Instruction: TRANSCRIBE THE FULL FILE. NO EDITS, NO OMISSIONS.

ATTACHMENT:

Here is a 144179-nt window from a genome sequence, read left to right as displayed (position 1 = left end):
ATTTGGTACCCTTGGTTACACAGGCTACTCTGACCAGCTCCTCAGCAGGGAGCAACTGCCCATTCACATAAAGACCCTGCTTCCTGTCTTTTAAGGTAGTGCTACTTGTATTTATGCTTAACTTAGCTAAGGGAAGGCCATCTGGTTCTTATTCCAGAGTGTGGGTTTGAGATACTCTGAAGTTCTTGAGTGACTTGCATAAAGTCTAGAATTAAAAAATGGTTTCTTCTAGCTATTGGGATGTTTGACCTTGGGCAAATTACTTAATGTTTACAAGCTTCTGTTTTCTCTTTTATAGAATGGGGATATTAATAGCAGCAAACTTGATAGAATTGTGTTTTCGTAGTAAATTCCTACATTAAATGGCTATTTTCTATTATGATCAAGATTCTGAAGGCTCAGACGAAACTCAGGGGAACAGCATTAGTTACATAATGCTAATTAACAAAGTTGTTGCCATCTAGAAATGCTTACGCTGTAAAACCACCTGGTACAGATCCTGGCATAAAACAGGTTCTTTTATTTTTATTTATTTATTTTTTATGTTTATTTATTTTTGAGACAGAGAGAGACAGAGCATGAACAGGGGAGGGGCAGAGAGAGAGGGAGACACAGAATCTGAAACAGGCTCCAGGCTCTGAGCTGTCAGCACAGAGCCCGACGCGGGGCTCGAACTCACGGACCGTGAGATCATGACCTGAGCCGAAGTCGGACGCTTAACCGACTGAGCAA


Here is a 144179-nt window from a genome sequence, read left to right as displayed (position 1 = left end):
ATTTGGTACCCTTGGTTACACAGGCTACTCTGACCAGCTCCTCAGCAGGGAGCAACTGCCCATTCACATAAAGACCCTGCTTCCTGTCTTTTAAGGTAGTGCTACTTGTATTTATGCTTAACTTAGCTAAGGGAAGGCCATCTGGTTCTTATTCCAGAGTGTGGGTTTGAGATACTCTGAAGTTCTTGAGTGACTTGCATAAAGTCTAGAATTAAAAAATGGTTTCTTCTAGCTATTGGGATGTTTGACCTTGGGCAAATTACTTAATGTTTACAAGCTTCTGTTTTCTCTTTTATAGAATGGGGATATTAATAGCAGCAAACTTGATAGAATTGTGTTTTCGTAGTAAATTCCTACATTAAATGGCTATTTTCTATTATGATCAAGATTCTGAAGGCTCAGACGAAACTCAGGGGAACAGCATTAGTTACATAATGCTAATTAACAAAGTTGTTGCCATCTAGAAATGCTTACGCTGTAAAACCACCTGGTACAGATCCTGGCATAAAACAGGTTCTTTTATTTTTATTTATTTATTTTTTATGTTTATTTATTTTTGAGACAGAGAGAGACAGAGCATGAACAGGGGAGGGGCAGAGAGAGAGGGAGACACAGAATCTGAAACAGGCTCCAGGCTCTGAGCTGTCAGCACAGAGCCCGACGCGGGGCTCGAACTCACGGACCGTGAGATCATGACCTGAGCCGAAGTCGGACGCTTAACCGACTGAGCAA